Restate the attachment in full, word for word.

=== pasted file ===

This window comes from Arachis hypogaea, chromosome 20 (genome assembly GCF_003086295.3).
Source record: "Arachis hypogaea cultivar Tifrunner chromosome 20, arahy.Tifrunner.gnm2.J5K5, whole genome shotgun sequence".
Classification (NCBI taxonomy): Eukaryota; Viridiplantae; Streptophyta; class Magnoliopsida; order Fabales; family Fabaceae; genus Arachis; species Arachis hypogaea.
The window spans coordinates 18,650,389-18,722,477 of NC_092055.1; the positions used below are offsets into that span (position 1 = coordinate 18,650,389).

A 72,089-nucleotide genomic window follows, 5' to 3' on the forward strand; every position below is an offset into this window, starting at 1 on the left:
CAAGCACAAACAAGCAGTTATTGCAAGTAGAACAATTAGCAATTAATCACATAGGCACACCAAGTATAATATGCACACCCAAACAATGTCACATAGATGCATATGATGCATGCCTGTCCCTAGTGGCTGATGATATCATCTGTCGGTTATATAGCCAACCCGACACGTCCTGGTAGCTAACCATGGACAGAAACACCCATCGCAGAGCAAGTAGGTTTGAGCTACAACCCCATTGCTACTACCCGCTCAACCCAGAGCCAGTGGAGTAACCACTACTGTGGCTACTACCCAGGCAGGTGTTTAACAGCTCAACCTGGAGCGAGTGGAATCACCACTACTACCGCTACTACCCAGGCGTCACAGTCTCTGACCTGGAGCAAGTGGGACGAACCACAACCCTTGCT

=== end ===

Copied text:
This window comes from Arachis hypogaea, chromosome 20 (genome assembly GCF_003086295.3).
Source record: "Arachis hypogaea cultivar Tifrunner chromosome 20, arahy.Tifrunner.gnm2.J5K5, whole genome shotgun sequence".
Classification (NCBI taxonomy): Eukaryota; Viridiplantae; Streptophyta; class Magnoliopsida; order Fabales; family Fabaceae; genus Arachis; species Arachis hypogaea.
The window spans coordinates 18,650,389-18,722,477 of NC_092055.1; the positions used below are offsets into that span (position 1 = coordinate 18,650,389).

A 72,089-nucleotide genomic window follows, 5' to 3' on the forward strand; every position below is an offset into this window, starting at 1 on the left:
CAAGCACAAACAAGCAGTTATTGCAAGTAGAACAATTAGCAATTAATCACATAGGCACACCAAGTATAATATGCACACCCAAACAATGTCACATAGATGCATATGATGCATGCCTGTCCCTAGTGGCTGATGATATCATCTGTCGGTTATATAGCCAACCCGACACGTCCTGGTAGCTAACCATGGACAGAAACACCCATCGCAGAGCAAGTAGGTTTGAGCTACAACCCCATTGCTACTACCCGCTCAACCCAGAGCCAGTGGAGTAACCACTACTGTGGCTACTACCCAGGCAGGTGTTTAACAGCTCAACCTGGAGCGAGTGGAATCACCACTACTACCGCTACTACCCAGGCGTCACAGTCTCTGACCTGGAGCAAGTGGGACGAACCACAACCCTTGCT